Greeks work most hours in EU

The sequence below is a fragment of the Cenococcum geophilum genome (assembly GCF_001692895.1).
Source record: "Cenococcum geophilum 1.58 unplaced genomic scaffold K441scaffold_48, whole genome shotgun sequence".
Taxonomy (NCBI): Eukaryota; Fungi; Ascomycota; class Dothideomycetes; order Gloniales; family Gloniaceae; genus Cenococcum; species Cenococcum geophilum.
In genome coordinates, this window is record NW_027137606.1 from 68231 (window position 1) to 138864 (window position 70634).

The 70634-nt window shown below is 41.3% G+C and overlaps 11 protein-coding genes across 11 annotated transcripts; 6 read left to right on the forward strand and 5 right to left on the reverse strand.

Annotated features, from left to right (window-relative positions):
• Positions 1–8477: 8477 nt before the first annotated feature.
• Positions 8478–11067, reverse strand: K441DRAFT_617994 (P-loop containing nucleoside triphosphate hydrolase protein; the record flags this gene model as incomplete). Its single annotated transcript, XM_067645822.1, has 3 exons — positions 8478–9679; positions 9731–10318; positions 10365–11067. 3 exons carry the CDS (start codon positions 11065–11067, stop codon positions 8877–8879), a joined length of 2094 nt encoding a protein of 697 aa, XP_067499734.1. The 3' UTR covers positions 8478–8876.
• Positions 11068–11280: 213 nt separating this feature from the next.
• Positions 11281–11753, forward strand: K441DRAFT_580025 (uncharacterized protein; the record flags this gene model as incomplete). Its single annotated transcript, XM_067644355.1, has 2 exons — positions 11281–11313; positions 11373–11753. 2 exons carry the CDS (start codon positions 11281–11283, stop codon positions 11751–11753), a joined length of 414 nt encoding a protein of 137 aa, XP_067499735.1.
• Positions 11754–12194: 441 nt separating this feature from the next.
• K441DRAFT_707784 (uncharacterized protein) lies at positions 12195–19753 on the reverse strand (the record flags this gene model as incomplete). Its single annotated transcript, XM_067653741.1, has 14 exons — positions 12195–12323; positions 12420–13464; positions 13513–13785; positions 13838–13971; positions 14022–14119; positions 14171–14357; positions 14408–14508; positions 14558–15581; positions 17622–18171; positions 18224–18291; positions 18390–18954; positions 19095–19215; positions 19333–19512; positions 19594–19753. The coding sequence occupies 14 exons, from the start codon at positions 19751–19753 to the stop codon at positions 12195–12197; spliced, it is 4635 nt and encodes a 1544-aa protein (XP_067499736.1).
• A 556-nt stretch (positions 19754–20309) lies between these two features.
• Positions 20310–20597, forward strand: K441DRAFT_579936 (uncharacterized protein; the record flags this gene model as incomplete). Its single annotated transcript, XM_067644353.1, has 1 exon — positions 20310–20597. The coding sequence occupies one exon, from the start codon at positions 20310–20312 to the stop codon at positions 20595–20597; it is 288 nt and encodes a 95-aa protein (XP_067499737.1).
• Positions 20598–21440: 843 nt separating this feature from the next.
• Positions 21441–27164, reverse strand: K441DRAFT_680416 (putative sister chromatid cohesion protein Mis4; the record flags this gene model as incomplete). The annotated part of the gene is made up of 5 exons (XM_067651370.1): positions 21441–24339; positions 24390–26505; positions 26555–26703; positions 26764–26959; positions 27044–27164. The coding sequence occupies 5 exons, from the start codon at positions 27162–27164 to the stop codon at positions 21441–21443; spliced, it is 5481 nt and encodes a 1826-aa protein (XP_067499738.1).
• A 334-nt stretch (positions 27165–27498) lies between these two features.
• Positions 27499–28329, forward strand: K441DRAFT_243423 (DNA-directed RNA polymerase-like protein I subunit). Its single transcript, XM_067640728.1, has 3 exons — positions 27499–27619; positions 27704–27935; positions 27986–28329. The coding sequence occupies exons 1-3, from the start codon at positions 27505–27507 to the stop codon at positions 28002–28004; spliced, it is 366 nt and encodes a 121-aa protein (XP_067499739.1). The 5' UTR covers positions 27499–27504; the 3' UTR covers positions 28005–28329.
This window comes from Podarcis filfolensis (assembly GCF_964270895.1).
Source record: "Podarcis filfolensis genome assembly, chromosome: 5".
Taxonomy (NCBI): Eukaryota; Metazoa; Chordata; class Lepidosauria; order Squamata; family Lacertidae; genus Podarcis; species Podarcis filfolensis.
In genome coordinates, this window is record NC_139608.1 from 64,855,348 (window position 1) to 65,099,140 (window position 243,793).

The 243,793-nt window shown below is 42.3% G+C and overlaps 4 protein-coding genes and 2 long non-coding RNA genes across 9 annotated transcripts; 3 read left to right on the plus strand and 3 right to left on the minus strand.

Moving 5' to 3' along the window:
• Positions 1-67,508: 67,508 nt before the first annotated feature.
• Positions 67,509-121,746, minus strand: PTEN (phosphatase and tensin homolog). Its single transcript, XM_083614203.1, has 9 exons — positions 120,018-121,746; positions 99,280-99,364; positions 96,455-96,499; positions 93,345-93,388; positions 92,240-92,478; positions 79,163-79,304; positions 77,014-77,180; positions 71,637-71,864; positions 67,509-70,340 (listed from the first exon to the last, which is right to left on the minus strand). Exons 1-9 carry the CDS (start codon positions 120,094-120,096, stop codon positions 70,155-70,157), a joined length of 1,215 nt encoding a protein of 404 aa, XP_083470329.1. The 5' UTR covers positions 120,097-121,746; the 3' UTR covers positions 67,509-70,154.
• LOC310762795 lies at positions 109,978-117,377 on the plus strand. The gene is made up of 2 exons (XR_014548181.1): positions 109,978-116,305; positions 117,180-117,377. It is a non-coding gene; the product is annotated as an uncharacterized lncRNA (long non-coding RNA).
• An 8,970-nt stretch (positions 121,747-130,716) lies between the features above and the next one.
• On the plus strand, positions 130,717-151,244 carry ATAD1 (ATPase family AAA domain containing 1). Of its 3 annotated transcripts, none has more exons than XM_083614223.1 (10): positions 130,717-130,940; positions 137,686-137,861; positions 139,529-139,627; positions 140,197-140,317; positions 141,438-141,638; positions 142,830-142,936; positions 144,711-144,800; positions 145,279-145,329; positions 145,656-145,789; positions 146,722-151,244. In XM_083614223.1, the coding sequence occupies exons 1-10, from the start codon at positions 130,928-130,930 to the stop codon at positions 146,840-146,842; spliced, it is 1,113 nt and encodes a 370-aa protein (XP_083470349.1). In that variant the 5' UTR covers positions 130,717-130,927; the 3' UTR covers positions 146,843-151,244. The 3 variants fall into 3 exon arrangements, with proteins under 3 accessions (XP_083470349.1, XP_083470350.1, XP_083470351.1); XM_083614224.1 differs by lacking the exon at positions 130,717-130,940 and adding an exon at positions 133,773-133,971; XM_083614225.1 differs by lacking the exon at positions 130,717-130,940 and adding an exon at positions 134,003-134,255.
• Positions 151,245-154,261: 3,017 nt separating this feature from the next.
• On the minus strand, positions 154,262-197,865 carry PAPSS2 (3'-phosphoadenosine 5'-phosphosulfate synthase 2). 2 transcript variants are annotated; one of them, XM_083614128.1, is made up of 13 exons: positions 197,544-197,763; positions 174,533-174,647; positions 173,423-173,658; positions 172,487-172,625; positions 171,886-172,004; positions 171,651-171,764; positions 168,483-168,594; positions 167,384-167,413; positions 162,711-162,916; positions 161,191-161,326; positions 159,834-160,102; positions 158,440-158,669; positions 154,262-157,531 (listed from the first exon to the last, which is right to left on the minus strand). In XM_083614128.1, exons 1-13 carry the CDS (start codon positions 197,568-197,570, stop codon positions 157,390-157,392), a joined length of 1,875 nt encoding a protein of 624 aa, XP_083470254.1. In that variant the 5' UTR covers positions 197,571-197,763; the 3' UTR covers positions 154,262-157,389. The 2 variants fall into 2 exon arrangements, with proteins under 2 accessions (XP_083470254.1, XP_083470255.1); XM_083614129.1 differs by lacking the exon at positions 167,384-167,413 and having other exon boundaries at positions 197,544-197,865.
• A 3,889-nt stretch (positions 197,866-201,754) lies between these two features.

Almost a week after the prime minister said that his government would soon lay the legal groundwork allowing for changes to be made to the number of hours employees work in a week, new statistics have revealed that Greeks work longer than people from any other EU country. Figures from the EU’s statistical arm, Eurostat, made public last week, show that Greek workers spent just over 44 hours a week, including paid and unpaid overtime, at their jobs during 2004. Only Austrians worked longer (45 hours a week) but the new statistics mean that Greece has had the longest average work week over the last five years among the 25 EU members. According to a national collective agreement signed in 1984, workers who are provided with employment contracts by their bosses are only meant to work 40 hours a week. However, some professionals, such as bank employees and construction workers, are exempt from this rule as their unions have signed separate agreements. «The main reason for the longer work hours is that Greek workers have low wages and accept overtime employment so they can supplement their pay,» Professor Yiannis Kouzis of Panteion University and technical adviser to the Labor Institute of the General Confederation of Greek Labor (GSEE) told Kathimerini. He said that a third of employees worked overtime on a regular basis and one in five worked two or more jobs, driving up the average number of hours worked each week by Greeks. In an interview with last Sunday’s Kathimerini, Prime Minister Costas Karamanlis said one of his immediate priorities is to draw up a new commerce law, which would, among other things, allow work hours to be changed by employers as part of measures to «strengthen competitiveness» and «boost employment.»